Google Inc (GOOG) Recap: Shares Up $16.35 in Week on Positive News
Google Inc. (NASDAQ:GOOG) displayed a strong performance to shareholders in the recent trading week, rising 2.82%. The tech company helped the Nasdaq achieve an 11-year.
On Monday, Google (NASDAQ:GOOG), Yahoo (NASDAQ:YHOO), Microsoft (NASDAQ:MSFT) and AOL (NYSE:AOL) supported a move to reduce “phishing” emails which attempt to trick recipients into believing they come from a legitimate source, reported the Wall Street Journal. Also, Samsung is considering including a digital pen with the next version of its Galaxy Tab tablet, and LG, which, like Samsung, uses Google’s (NASDAQ:GOOG) Android operating system, is also slated to include a digital pen in an upcoming smart device, the publication added.
On Wednesday, Google (NASDAQ:GOOG) held talks to keep its Google Maps service operational in China, The Next Web reports. The company is seeking the granting of a license required by the Chinese government. Also, YouTube (NASDAQ:GOOG) CEO Salar Kamangar announced that the company is considering a system by which content providers could create their own subscription-based video offerings, according to GigaOm. And, Google (NASDAQ:GOOG) plans improvements to its core search that will leverage visual search innovations, an ad industry source was told by the company, according to Business Insider. Lastly, according to estimates from Paul Allen, as posted to a Google (NASDAQ:GOOG) blog, Google+ membership has grown more than 10% since January 19th when Larry Page announced 90M users. Allen says “I have them at 100.8M users by the end of the day.” Allen estimates Google+ will have at least 400M users by the end of 2012.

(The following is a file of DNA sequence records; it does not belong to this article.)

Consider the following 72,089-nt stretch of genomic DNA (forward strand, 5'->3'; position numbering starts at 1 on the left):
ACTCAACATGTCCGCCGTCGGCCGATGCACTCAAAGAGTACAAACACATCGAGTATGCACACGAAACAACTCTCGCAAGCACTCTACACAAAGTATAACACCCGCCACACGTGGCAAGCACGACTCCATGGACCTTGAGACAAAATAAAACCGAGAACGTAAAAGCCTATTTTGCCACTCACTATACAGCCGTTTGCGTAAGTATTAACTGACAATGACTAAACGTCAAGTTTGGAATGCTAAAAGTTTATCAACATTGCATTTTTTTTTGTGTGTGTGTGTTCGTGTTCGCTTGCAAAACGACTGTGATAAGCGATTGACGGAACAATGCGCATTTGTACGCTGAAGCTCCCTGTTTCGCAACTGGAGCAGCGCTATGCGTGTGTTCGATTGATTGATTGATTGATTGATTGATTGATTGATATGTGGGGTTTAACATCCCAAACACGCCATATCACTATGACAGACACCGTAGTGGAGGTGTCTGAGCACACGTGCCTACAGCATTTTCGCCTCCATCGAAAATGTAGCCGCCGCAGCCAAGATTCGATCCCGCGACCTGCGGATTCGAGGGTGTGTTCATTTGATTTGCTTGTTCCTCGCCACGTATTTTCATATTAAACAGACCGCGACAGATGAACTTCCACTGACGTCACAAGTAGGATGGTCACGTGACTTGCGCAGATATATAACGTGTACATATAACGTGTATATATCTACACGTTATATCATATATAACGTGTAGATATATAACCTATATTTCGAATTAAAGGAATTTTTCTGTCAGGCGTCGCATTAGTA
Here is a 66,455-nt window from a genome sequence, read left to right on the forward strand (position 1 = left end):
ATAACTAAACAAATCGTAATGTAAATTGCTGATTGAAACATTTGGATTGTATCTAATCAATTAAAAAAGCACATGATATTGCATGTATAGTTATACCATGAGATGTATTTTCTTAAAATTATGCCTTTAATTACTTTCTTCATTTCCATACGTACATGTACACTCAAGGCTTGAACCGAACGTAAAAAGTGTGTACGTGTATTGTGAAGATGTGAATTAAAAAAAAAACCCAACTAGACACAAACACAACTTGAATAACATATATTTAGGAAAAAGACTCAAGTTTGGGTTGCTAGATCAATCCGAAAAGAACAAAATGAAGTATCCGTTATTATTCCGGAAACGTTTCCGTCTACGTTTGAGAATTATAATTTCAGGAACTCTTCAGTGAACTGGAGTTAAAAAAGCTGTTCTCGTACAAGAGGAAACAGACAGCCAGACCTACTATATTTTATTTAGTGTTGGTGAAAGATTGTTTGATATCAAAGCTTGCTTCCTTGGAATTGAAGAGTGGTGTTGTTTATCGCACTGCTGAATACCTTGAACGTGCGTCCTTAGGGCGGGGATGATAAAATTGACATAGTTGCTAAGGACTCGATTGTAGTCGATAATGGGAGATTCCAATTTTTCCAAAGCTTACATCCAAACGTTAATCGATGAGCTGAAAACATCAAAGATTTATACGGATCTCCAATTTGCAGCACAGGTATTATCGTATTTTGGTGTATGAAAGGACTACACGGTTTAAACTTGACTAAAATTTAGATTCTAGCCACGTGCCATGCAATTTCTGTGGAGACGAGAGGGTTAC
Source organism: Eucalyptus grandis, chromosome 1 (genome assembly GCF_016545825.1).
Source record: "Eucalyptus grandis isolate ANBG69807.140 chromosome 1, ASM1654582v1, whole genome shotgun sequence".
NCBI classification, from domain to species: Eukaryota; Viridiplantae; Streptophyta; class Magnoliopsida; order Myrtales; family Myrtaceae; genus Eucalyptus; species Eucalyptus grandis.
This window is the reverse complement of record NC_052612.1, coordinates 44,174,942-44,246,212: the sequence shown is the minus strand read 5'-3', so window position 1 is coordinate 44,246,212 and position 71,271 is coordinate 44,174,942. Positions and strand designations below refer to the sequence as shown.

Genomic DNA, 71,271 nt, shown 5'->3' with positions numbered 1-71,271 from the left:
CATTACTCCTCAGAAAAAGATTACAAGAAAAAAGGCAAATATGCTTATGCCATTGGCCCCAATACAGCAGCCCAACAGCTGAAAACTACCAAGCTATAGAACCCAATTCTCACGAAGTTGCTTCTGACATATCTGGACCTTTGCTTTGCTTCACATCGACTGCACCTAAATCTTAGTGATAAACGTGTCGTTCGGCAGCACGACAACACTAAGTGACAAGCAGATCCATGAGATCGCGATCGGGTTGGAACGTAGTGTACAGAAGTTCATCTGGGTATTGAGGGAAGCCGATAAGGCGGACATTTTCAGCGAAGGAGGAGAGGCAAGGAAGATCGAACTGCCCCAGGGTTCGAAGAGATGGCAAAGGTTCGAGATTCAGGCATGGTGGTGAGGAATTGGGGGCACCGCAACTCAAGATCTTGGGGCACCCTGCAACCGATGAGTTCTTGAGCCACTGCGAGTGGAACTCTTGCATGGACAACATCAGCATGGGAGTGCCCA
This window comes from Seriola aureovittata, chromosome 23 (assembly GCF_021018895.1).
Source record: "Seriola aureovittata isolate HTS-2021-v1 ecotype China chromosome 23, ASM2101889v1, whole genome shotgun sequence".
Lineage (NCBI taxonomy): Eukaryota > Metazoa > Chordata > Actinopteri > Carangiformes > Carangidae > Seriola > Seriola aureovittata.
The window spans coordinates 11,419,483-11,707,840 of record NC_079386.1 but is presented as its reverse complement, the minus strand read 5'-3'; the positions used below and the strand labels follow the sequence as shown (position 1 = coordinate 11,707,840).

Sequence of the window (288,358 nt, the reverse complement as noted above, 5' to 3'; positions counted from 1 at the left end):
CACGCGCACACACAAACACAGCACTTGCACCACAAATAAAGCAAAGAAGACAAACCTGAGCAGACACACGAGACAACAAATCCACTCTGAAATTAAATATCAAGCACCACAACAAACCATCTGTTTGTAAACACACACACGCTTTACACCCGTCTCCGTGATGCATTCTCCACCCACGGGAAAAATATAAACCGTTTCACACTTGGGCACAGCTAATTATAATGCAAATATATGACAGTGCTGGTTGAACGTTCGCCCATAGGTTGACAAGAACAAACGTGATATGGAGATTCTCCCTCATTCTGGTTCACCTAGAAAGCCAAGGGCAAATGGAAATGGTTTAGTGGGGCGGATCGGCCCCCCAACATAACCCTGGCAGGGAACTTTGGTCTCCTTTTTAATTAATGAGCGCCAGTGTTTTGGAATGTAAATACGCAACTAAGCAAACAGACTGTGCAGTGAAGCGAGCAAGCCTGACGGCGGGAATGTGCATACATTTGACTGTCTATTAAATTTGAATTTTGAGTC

Thursday, it was revealed Facebook’s (FB) IPO may value CEO Mark Zuckerberg’s stake at $28.4B, putting him ahead of Google’s (NASDAQ:GOOG) co-founders and near Larry Ellison, who started Oracle (NASDAQ:ORCL), reported Bloomberg.
On Friday, to help keep “malicious” software out of its app store, Google (NASDAQ:GOOG) said it increased security on its Android mobile-device software, reported the Wall Street Journal. Also, the U.S. government has decided to modify smartphones running Google’s (NASDAQ:GOOG) Android operating system, in order to enable them to handle classified government documents over cellular networks, according to CNN. Lastly, Google (NASDAQ:GOOG) requested permission from the FCC to test a new entertainment device in employees’ homes in four U.S. cities, according to Gigaom, which cited Google’s application to the agency. The device connects to home WiFi networks and use Bluetooth to connect to other home electronics equipment, the application states.
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